ARTS

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November 13, 2012

MCA pulls a chair up to Bivouac


Installation of Bivouac, Centre Pompidou-Metz, France.

Courtesy of Studio Bouroullec

A bivouac is a temporary encampment constructed from the raw materials of the environment, often in open air. One might not immediately assume that this definition could be used to describe furniture, yet a new exhibition at the Museum of Contemporary Art Chicago does just that. Ronan and Erwan Bouroullec: Bivouac presents an innovative collection of interior design pieces that blur the boundaries between organic and man-made, abstract and practical, and, more fundamentally, between furniture and art.

The alluring, disorienting work of the well-known French Bouroullec brothers distorts and segments recognizable forms in an attempt to reduce familiar objects, such as bowls and bottles, to their absolute minimums.  Simplicity emerges in the show as an artistic goal that is almost synonymous with perfection.  Sleek aluminum kitchenware appears from between the clean lines of simple lamps, the neat edges of angular mirrors, and the smooth legs of chairs.  Styles like those featured in “The Aïo Collection,” in which the artists have dramatically streamlined the designs in the interests of mass production, aggressively test the border between decorative and functional.  However, no piece is abstracted past the point of utility.  Though a vase might look like the sloping body of a car, at the end of all the analysis, it still serves to hold a sprout of flowers.

At the same time that the pieces in Ronan and Erwan Bouroullec: Bivouac strive to attain almost inhuman perfection, they also serve as imitations of nature, and thus acknowledge the beauty in imperfection. The most memorable pieces in the exhibition exemplify natural flaws—cascading from the ceilings, numerous massive curtains of material, ranging from plastic clips, to branch-like hooks, to flexible fabric, hang in wonderfully asymmetrical formations. “Clouds,” an enormous screen of felt-like material bent in irregular yet coherent patterns, is as aggravating as it is pleasing. It startles in both size and weight, and the natural cadence of its movement is inviting. Similarly, across the gallery, a curtain of delicate, interweaving forms overwhelms with its natural, swimming intricacy; the work is appropriately called “Algues” (French for algae). Exhibition organizers describe the piece as a moment in which “the rigors of industrial production and the chaos of nature come together seamlessly”—an integration that extends past the edges of this particular curtain and courses throughout the entire exhibition with a tangible pulse.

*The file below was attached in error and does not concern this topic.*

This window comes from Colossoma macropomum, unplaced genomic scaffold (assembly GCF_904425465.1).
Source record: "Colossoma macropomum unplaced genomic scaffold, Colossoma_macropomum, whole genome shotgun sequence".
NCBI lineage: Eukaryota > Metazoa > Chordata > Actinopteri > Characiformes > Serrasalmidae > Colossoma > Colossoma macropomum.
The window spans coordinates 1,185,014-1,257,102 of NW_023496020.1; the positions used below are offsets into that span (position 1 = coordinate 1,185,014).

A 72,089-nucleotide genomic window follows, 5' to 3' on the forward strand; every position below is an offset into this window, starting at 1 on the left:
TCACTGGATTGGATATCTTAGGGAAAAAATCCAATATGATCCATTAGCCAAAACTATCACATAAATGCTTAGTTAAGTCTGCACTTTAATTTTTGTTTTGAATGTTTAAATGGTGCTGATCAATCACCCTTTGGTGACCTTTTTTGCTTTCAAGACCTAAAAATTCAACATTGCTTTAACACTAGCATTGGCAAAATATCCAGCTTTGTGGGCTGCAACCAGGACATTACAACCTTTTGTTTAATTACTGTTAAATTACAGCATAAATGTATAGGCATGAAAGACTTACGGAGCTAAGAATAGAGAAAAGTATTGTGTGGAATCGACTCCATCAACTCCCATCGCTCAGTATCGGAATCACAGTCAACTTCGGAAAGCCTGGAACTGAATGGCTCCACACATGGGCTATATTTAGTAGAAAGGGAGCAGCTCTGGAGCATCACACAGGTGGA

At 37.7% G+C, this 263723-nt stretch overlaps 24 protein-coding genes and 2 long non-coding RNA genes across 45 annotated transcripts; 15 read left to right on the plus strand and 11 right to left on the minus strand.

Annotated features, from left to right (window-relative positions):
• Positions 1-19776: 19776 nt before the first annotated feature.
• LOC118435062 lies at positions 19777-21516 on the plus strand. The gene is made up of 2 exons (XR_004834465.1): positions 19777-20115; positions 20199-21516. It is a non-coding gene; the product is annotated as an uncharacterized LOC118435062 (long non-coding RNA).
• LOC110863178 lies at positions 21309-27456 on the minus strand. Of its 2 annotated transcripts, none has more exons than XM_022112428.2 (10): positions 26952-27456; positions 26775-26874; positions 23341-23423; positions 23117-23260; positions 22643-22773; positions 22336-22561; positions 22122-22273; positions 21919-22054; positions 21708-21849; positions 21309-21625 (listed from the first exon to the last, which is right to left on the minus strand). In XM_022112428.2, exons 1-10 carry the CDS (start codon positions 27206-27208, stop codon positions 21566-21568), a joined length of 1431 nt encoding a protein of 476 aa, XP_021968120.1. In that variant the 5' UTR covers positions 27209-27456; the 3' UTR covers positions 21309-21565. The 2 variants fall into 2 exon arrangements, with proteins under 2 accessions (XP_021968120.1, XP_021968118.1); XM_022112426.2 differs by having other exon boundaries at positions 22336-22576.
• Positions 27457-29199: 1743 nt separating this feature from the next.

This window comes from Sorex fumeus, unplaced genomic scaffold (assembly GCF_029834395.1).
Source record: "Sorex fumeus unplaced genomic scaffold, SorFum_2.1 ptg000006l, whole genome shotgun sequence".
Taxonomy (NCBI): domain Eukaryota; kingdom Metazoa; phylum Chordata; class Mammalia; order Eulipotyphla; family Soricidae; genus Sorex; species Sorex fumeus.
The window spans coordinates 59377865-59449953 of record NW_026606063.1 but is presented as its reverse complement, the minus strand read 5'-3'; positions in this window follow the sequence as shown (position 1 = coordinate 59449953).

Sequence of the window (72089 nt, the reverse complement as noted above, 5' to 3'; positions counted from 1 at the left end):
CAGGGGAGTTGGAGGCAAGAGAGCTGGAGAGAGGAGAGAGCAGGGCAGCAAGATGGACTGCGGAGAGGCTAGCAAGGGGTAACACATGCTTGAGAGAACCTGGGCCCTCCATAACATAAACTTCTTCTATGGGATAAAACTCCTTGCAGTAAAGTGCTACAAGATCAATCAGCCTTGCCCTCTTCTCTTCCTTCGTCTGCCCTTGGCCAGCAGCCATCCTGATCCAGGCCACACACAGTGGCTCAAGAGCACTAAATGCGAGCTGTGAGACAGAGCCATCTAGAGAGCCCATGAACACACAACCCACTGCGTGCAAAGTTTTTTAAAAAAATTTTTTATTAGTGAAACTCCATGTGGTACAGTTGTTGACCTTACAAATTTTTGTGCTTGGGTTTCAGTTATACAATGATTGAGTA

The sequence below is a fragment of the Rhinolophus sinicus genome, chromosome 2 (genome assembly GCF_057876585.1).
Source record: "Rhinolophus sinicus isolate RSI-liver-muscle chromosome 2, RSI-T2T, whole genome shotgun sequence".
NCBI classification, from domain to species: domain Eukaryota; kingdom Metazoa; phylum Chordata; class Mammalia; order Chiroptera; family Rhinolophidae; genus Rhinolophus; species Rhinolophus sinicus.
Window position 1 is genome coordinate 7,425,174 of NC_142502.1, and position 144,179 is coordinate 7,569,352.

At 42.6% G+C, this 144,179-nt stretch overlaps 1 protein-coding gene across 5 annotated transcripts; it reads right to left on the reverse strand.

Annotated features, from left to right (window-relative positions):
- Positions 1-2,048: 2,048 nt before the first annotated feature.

In addition to the tension between industrial perfection and natural imperfection, the work presents a conflict inherent in the very form of interior design: the boundary between art and furniture (or rather, between “object as subject” and “object as object”). Each piece, because of its location in a museum setting, exists as a subject of observation, meant to be appreciated from a distance as a work of art in its own right. However, at the same time, the exhibit reminds viewers that they are in fact looking at pieces of furniture, intended for regular human use (organizers from the Centre Pompidou-Metz, along with MCA Chief Curator Michael Darling, made it a point to allow visitors to interact with some of the pieces—yes, you can touch!).  At the very moment viewers become absorbed in the artistic nature of the pieces, they are confronted with advertisement-like descriptions that thrust them into a commercial mindset: “This simple cast-aluminum table is designed for flexible use and can also be positioned outdoors. Its folding top allows it to be stowed away efficiently when not in use.”

As I sat on one of the Bouroullec brothers’ chairs, beneath the light of a Bouroullec lamp, playing with iPads displayed on a Bouroullec table, situated atop a Bouroullec carpet, I found myself realizing that the question of “furniture or art” had been subverted. The pieces in Ronan and Erwan Bouroullec: Bivouac are as abstract as they are practical, as alien as they are organic. The works defy categorization, and it is from this constant movement between forms, this fluid disorientation, that the work derives its strength.

Ronan and Erwan Bouroullec: Bivouac will be at the Museum of Contemporary Art Chicago through January 20th.

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